I knew leaving the band would hurt one of my closest friends. That didn’t stop me.
It was the early 1980s, and Boston’s rock scene boiled with energy. Bands could be born over a late-night round of drinks, and live-music clubs were almost as common as Starbucks are today. People had begun to talk about Adventure Set, a group I cofounded in a Brookline Avenue rehearsal room with the ambience of a jail cell. By our fourth performance — at the now razed Rathskellar in Kenmore Square — the crowd was shoulder to shoulder, pressed hard against the stage. The Globe published a review describing Adventure Set as a “high-tech dance band” whose songs took “a jaded view of our consumer-hungry society.” I liked the jaded part. Above the headline, there was a picture of singer Ken Scales, one of the three bandmates I was soon to desert.
Musical collaborations truly are rickety contraptions. Egos, visions, and sharpened personalities conspire to create a swirl of disharmony. In the case of Adventure Set, it was an outside influence that caused the damage. Ministry, a Chicago band freshly signed to a record deal, asked me to join as a keyboard player. Making a living as a musician was something I had wanted since slicing the shrink wrap on my first Beatles album. I knew this would be my best chance. After a few fitful days spent sorting pros and cons, off I went. Saying goodbye to Adventure Set was like breaking off an engagement in triplicate. Ken took it the hardest.
Ministry toured the United States in the summer of 1983. Home was a silver and maroon bus that racked up thousands of miles. Remember the scene in Almost Famous where everyone breaks into a joyous, ragged version of “Tiny Dancer”? It wasn’t anything like that. A final, listless set at the Hollywood Palladium signaled the end of my “rock star” tenure. I returned to Massachusetts and took a job at a weekly newspaper. Adventure Set carried on without me, its success never quite spilling beyond Boston.
Then one day a quarter century later, Ken called. Let’s resurrect the band as a duo, he said, “before we get too old.” I took his invitation as an absolution. Over the next 15 months, I wrote a pile of songs. Ken’s voice and spirit made every one of them better. We rehearsed in my kitchen, making it easy to justify long lunch breaks and meandering conversations that were as much about the present and future as the past.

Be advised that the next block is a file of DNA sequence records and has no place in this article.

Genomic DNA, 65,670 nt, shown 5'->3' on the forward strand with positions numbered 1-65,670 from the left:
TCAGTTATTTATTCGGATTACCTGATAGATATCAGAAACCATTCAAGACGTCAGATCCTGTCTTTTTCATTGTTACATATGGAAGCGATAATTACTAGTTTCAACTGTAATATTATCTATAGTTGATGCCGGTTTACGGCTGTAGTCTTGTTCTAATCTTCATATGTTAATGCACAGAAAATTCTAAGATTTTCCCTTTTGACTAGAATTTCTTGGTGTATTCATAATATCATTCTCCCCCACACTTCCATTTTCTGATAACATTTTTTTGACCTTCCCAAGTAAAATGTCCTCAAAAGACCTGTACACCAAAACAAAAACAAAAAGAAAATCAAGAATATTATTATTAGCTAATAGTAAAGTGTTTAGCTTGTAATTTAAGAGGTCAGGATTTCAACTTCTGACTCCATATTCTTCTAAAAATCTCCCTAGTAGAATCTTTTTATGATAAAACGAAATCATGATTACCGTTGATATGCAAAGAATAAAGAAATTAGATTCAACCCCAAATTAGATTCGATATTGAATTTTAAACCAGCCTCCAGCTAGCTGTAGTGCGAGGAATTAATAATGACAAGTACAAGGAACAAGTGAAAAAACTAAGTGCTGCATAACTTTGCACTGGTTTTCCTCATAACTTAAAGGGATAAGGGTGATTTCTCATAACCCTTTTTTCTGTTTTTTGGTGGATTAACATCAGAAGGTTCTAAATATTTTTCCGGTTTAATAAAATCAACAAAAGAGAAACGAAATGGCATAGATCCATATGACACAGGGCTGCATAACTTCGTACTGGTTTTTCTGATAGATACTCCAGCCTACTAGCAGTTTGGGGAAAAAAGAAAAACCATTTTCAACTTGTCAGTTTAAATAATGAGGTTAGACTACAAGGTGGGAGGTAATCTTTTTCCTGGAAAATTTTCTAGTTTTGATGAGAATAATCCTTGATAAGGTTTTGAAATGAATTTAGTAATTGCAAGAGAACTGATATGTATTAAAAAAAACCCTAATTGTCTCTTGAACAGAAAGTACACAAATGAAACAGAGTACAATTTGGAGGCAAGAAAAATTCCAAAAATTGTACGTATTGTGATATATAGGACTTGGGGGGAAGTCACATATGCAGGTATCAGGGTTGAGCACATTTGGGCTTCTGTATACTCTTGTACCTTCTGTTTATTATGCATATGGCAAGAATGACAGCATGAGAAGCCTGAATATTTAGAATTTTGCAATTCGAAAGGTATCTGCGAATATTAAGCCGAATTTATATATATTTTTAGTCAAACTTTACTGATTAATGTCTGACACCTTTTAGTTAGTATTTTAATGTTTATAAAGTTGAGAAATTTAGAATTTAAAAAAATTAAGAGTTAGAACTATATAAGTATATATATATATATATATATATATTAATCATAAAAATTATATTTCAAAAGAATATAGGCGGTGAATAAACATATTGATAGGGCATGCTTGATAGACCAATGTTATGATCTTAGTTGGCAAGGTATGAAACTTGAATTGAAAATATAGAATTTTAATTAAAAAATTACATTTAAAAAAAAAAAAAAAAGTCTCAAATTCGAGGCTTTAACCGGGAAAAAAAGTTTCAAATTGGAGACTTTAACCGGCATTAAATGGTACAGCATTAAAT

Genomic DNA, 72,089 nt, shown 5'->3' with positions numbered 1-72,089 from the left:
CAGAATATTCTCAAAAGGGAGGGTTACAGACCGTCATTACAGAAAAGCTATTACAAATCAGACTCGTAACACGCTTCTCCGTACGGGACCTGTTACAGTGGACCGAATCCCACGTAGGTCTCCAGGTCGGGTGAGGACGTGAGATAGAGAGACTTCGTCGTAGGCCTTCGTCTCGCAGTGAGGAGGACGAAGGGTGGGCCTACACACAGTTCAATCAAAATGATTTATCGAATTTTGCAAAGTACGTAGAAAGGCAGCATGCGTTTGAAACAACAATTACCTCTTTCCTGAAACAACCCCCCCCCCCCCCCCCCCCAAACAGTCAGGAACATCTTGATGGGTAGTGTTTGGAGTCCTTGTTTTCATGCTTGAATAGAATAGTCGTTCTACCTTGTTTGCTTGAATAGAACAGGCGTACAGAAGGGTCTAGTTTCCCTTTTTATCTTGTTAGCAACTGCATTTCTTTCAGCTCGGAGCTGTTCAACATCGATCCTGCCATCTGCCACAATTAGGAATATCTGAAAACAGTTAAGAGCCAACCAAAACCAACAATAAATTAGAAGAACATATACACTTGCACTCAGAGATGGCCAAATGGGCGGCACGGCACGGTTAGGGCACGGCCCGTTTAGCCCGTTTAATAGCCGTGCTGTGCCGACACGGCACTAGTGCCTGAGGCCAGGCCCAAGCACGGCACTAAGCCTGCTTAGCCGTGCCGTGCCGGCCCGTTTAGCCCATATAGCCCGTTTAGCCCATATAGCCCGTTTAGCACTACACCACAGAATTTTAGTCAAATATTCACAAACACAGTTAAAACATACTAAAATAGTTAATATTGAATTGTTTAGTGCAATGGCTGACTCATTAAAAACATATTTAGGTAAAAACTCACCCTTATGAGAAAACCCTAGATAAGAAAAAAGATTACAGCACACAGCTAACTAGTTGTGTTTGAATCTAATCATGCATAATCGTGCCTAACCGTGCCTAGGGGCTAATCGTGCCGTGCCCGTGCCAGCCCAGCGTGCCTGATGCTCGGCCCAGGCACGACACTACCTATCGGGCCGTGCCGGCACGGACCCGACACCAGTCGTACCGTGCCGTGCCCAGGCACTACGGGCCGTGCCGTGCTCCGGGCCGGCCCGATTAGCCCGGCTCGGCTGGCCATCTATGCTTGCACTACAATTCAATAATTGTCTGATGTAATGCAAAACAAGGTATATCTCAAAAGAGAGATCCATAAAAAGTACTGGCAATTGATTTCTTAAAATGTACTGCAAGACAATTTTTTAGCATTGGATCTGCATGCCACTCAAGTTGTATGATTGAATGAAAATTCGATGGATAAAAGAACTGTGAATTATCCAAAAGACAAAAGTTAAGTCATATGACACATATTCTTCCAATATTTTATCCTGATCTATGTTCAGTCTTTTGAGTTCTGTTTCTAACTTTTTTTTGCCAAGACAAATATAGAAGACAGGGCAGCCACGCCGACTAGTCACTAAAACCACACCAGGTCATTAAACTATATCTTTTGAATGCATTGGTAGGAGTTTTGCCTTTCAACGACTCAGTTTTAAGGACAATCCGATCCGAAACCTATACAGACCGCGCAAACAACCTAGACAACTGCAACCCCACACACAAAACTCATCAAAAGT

In the four years since we reconnected, there has been a single and an EP, radio interviews, and live shows. It’s been a money-losing operation, of course, but the return on investment has nonetheless been generous: I have a friend back. Actually, Ken is closer to being a family member. We open the good wine when he visits my home in Plymouth, and the dog greets him with the enthusiasm usually reserved for his owners.
If you’ve ever tried restarting a long-lapsed friendship, you know it rarely ends up satisfying. Reconnecting on Facebook doesn’t come close to counting. After an initial flurry of excitement, both parties in found-again friendships usually come to the realization they have little left to trade beyond memories.
But even though Ken and I went different ways in the ’80s, music remained a constant in our lives. We’ve relied on it to celebrate, to grieve, to wash away ruined relationships, to escape from the monotony of everyday routines. Neither one of us could imagine life without a soundtrack. Maybe that’s what kept us from becoming strangers.
Mark Pothier is the Globe‘s deputy business editor. Send comments to firstname.lastname@example.org.
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